Monday, April 20, 2009

Knowing the Wounds

The Gospel for the 2nd Sunday of Easter is John 20:19-31

Just before Holy Week, I came across a remarkable obituary. Let me read from it.

“By the time the theologian and sociologist Nancy Eiesland was 13 years old, she had had 11 operations for the congenital bone defect in her hips and realized pain was her lot in life. So why did she say she hoped that when she went to heaven she would still be disabled?

“The reason, which seems clears enough to many disabled people, was that her identity and character were formed by the mental, physical and societal challenges of her disability. She felt that without her disability, she would ‘be absolutely unknown to myself and perhaps to God.’”

“Unless I see the mark of the nails in his hands, and put my finger in the mark of the nails and my hand in his side, I will not believe,” said the apostle Thomas.

Is there a relationship between Nancy Eiesland’s hope to bring her disability right through the pearly gates and Thomas’s resistance to hope without the proof of the wounds?

Eiesland’s faith is built of the truth to which St. Paul testifies in his Letter to the Romans: “Therefore, since we are justified by faith, we have peace with God through our Lord Jesus Christ, through whom we have obtained access to this grace in which we stand; and we boast in our hope of sharing the glory of God. And not only that, but we also boast in our sufferings, knowing that suffering produces endurance, and endurance produces character, and character produces hope, and hope does not disappoint us, because God’s love has been poured into our hearts through the Holy Spirit that has been given to us.” (Romans 5:1-5)

Nancy Eiesland died on March 10th at the age of 44. I’ve put her obituary in the display cabinet today. It’s worth stopping there to see the power of the smile on her face and the “Here I am, world” set of her hands on those damaged hips to dispel any gloom or fatalism that the world may attach to Paul’s insistence that suffering produces endurance and endurance produces character.

I’m picturing a similar released courage and confident joy on the faces of the other disciples as Thomas struggles with what to believe about Jesus. As he takes his place among those beaming faces, I give Thomas credit for his honesty. I think of something Martin Smith once said, “Sometimes… we discover that certain doubts are like angels, agents of the Spirit of truth who is struggling to strip away from us superstitious and immature beliefs… The divine Christ of many people’s conventional faith is a fiction, a demigod, not the man who is the Word made flesh.”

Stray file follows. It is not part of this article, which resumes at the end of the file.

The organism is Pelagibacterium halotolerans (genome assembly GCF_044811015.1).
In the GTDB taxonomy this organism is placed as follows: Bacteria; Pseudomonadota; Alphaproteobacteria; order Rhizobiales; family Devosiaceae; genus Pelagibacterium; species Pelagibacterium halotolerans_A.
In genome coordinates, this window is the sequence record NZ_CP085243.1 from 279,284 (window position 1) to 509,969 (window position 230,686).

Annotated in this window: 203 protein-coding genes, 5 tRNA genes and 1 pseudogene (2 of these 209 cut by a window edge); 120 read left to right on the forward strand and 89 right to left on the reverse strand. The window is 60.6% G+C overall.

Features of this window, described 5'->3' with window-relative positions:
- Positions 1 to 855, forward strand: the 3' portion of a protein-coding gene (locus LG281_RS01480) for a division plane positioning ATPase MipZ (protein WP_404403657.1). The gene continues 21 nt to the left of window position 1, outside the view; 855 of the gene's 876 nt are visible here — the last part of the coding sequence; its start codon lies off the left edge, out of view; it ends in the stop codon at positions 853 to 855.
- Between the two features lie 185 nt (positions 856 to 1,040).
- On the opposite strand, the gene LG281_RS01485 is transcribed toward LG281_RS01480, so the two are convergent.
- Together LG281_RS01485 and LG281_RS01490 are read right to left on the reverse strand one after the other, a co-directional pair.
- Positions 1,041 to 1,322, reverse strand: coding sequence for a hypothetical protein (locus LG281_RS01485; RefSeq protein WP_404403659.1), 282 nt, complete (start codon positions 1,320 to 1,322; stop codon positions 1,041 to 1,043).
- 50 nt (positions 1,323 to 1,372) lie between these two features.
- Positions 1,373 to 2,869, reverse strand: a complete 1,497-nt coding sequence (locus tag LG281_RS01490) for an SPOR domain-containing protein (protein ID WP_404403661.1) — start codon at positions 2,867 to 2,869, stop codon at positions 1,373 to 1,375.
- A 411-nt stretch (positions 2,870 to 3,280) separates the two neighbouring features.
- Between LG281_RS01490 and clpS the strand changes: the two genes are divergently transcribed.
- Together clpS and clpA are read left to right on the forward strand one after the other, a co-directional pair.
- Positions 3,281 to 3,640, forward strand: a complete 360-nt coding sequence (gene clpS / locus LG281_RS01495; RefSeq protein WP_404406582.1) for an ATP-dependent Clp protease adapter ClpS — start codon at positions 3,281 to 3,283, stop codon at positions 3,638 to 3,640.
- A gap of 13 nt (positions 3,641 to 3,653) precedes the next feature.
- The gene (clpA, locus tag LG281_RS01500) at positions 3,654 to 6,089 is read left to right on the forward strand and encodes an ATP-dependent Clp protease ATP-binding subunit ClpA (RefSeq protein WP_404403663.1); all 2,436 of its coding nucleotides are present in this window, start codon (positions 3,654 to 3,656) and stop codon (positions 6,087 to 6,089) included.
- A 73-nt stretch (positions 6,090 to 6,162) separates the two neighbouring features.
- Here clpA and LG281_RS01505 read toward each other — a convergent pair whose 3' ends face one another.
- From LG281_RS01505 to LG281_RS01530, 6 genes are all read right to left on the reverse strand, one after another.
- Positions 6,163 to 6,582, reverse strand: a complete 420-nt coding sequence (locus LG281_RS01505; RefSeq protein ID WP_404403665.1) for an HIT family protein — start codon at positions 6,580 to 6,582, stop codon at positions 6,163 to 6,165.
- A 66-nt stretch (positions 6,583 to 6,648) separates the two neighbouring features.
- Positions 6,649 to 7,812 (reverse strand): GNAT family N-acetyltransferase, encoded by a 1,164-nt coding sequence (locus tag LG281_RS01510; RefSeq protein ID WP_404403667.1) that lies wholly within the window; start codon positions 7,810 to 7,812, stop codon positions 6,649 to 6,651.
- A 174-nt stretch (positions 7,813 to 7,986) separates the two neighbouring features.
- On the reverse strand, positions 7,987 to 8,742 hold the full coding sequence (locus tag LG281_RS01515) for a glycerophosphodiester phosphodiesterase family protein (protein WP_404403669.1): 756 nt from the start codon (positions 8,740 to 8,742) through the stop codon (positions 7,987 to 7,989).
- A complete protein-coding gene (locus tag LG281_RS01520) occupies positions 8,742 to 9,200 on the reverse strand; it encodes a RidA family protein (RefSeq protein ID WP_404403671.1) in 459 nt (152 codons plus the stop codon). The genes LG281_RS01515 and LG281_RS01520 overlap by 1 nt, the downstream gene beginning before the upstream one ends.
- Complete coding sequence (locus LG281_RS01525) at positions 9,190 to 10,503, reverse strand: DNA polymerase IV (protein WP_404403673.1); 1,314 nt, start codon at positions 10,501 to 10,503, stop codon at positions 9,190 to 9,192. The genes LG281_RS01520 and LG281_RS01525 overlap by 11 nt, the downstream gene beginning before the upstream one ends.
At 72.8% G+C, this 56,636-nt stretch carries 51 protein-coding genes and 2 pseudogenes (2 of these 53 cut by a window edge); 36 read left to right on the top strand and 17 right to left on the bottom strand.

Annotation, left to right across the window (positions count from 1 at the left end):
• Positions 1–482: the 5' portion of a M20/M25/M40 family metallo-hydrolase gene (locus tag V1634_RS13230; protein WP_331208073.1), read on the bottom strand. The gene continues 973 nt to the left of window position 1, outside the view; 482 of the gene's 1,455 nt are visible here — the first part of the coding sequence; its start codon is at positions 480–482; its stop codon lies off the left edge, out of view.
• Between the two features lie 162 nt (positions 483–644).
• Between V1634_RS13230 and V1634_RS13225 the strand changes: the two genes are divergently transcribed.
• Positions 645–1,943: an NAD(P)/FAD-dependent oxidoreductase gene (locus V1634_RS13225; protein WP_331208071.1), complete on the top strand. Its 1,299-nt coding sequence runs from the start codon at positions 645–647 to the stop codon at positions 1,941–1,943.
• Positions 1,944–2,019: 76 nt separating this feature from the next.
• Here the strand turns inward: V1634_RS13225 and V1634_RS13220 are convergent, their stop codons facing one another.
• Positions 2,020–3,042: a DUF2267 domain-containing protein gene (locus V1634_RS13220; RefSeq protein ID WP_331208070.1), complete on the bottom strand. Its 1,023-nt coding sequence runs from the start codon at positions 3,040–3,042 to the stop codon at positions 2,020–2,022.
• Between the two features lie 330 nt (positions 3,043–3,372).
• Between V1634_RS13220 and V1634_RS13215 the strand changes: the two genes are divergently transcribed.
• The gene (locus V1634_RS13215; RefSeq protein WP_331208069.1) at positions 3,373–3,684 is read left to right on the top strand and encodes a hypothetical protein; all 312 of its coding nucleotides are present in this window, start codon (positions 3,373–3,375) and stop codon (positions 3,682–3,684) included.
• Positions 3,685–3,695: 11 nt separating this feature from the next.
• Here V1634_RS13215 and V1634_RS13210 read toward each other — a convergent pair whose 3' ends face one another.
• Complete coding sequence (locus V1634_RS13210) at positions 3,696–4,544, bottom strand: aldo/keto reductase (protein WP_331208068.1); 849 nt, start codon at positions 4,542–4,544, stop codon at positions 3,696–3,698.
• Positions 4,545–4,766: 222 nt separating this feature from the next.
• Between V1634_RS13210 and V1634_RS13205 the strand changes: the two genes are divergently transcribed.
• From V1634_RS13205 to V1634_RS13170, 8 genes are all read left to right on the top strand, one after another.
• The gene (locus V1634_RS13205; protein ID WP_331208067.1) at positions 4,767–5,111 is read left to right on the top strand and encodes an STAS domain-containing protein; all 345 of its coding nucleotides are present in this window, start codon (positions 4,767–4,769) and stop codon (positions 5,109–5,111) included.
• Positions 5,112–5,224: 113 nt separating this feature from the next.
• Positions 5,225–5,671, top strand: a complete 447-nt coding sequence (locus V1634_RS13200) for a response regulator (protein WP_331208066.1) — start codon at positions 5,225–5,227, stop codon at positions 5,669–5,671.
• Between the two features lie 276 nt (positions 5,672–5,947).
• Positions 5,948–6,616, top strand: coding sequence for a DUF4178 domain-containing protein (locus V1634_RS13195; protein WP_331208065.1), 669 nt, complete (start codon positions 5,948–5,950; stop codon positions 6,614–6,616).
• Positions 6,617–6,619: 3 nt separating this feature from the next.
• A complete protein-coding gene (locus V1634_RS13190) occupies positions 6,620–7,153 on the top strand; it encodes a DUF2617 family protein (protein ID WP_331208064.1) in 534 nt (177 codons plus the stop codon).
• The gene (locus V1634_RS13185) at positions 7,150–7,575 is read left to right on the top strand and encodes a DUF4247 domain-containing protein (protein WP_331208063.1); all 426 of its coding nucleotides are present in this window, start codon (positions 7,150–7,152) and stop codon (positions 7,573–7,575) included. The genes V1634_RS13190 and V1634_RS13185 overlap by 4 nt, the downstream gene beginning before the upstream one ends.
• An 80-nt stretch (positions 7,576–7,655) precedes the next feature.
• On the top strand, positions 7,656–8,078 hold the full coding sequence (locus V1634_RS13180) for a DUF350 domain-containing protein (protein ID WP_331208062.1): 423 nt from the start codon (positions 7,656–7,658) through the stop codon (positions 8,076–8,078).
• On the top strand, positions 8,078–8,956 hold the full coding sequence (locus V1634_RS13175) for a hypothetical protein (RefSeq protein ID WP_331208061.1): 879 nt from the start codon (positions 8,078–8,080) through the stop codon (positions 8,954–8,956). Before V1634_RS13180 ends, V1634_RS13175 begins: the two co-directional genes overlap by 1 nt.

And I imagine that in his struggle Thomas is fighting the good fight, staying true to the incarnation, the full humanity of Jesus, insisting that his hope be true to the character of Jesus, not just the character he knew up through that last meal together on Maundy Thursday, but true also to the character of Jesus as he completed the great gift of his life on Good Friday, and pentetrated the realm of the dead. He must see for himself how his risen master can be recognized in his wounds, how all that has happened to Jesus actually fits the character of the Word made flesh, how all that is mortal has been swallowed up by life, opening eternal life to all who will trust him. Thomas must see the Christ through his wounds.

In one of her four books, “The Disabled God: Toward a Liberatory Theology of Disability”, Nancy Eiesland points to the moment our Gospel presents today. She notices about the wounds that they are not cured or made whole. Our Lord’s injury is part of him, neither a divine punishment nor an opportunity for fixing. She argues that God remains a God the disabled can identify with.

How important is that? In a world populated mostly by able-bodied people who see the disabled as a minority, Eiesland’s insights may not drive the bus we’re on. But in truth, aren’t we all temporarily able-bodied? Doesn’t each of us need a world-view, a self-understanding, and especially a trust in God that will carry us when we aren’t so much the carriers anymore? That will open us to being carried? That will give us access to deeper dimensions of grace as we learn how to carry ourselves after the body-blow of a major illness, how to care for the spouse or child or parent who is no longer able-bodied?

Speaking of world-view, Wednesday will be Earth Day. In countless ways, we are carried by the earth. No wonder we call her Mother. The umbilical cord may be cut at our birth, but every day that we live we are inspired by air, purified by water, guided by light, rebuilt by nutrients, renewed by rhythms not of our own making. We are carried by this good Earth with all its ecological wounds.